The City of London will have to adapt to the harsh realities of a hard Brexit, perennial tensions with Brussels and growing competition from continental European financial centers and from New York. On a positive note, London’s inherent characteristics are acknowledged as strengths, such as English common law, the time zone, language, flexible workforce, the city’s creative hubs, as well as the skills, knowledge and experience based there. The good and bad news is that the London economy was worth $607 billion in 2018 and the services part of the economy constitutes 85%.

London is also the global capital of education with leading institutions such as Imperial College, University College London, the London School of Economics and Political Science and the London Business School. Education has been a lucrative business with students paying high fees, especially for postgraduate courses. Many students have gone on to work in financial services, consulting, law, creative industries, and other professional services.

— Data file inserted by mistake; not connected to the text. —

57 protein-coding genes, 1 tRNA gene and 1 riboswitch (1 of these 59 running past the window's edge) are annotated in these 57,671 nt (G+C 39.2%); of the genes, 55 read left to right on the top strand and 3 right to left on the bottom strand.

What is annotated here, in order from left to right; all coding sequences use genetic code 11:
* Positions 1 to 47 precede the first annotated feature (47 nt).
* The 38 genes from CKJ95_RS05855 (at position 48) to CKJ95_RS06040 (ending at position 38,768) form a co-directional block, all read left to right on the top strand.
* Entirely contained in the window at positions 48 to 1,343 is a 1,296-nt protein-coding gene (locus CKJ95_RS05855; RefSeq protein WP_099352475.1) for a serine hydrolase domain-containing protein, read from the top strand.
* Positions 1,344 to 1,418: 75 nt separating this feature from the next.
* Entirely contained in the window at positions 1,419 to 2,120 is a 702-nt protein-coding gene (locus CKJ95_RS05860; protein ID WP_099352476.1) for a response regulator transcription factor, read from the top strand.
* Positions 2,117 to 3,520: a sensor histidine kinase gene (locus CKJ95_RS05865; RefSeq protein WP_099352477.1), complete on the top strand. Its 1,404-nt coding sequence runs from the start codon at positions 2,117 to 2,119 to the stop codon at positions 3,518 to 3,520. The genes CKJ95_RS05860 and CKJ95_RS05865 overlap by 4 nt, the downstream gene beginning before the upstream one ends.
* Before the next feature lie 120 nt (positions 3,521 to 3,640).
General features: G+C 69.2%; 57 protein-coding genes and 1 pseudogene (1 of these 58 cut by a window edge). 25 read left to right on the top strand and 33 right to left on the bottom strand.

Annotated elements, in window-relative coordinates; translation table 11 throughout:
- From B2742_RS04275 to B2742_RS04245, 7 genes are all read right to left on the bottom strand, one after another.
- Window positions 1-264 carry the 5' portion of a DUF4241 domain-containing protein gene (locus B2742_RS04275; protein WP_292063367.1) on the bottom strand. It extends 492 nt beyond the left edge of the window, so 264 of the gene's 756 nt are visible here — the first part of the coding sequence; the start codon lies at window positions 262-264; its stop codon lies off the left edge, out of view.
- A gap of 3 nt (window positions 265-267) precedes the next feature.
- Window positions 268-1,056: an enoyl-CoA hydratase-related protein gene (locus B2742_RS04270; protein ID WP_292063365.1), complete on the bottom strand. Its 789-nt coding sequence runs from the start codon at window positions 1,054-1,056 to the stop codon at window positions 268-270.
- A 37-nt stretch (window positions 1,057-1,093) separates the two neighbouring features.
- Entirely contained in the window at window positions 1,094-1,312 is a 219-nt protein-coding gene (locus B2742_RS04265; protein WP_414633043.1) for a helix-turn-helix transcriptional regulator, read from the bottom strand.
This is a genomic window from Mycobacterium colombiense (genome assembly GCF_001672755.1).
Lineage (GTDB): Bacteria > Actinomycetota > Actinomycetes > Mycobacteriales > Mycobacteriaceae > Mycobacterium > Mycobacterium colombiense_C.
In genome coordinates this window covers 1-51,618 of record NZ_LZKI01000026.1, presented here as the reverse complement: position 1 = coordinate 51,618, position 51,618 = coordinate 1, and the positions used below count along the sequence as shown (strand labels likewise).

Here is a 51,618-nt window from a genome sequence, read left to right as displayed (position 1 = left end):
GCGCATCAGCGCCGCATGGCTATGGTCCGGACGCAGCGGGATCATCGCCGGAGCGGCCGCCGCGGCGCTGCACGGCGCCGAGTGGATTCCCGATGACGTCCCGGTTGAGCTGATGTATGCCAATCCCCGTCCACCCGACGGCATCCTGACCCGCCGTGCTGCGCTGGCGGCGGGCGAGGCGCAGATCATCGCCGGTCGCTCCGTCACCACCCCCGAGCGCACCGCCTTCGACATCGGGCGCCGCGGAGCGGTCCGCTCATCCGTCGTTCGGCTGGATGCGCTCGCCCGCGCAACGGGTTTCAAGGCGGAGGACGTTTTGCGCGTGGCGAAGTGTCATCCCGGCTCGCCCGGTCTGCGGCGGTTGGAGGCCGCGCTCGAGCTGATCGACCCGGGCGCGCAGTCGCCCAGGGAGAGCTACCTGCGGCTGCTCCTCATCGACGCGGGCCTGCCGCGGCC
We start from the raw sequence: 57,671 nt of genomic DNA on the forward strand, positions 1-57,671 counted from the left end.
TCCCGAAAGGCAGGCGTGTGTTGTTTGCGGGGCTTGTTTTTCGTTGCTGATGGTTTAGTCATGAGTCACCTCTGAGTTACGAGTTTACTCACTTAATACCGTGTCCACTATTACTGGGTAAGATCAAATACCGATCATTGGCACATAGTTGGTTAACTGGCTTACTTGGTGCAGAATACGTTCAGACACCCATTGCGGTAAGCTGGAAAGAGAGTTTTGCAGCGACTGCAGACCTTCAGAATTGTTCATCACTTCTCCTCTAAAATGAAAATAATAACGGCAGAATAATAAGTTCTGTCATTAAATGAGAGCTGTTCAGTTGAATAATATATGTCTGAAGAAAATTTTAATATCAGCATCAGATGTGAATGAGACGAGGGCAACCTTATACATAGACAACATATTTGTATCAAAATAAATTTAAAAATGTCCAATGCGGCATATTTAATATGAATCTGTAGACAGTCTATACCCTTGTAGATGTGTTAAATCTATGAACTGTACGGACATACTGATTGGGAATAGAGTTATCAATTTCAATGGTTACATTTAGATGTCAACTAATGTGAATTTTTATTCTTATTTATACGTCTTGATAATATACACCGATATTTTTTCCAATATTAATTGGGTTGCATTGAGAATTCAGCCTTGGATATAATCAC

Buildings of the Imperial College in London


There are also signs of resilience and it is noticeable how the view in the city has changed. London has gained a competitive advantage in some of the key growth areas, such as green finance, building upon its previous strong position in growth areas such as Fintech, Islamic finance and the offshore Chinese renminbi.

The UK’s Office for National Statistics has been accused by the Economic Statistics Centre of Excellence of failing to capture that up to 1.3m people born abroad have left the UK between the third quarter of 2019 and the same period in 2020. In London alone, almost 700,000 foreign-born residents have likely moved out, the authors of the blog calculated, leading to a potential 8% drop in London’s population last year. This raises questions over how companies will fill jobs traditionally taken by European migrants. London’s population could decline further with city dwellers moving out of London because of the pandemic and looking for a better quality of life, a smaller number of graduates arriving in the capital due to the rise of remote working, and reduced immigration could also have an impact.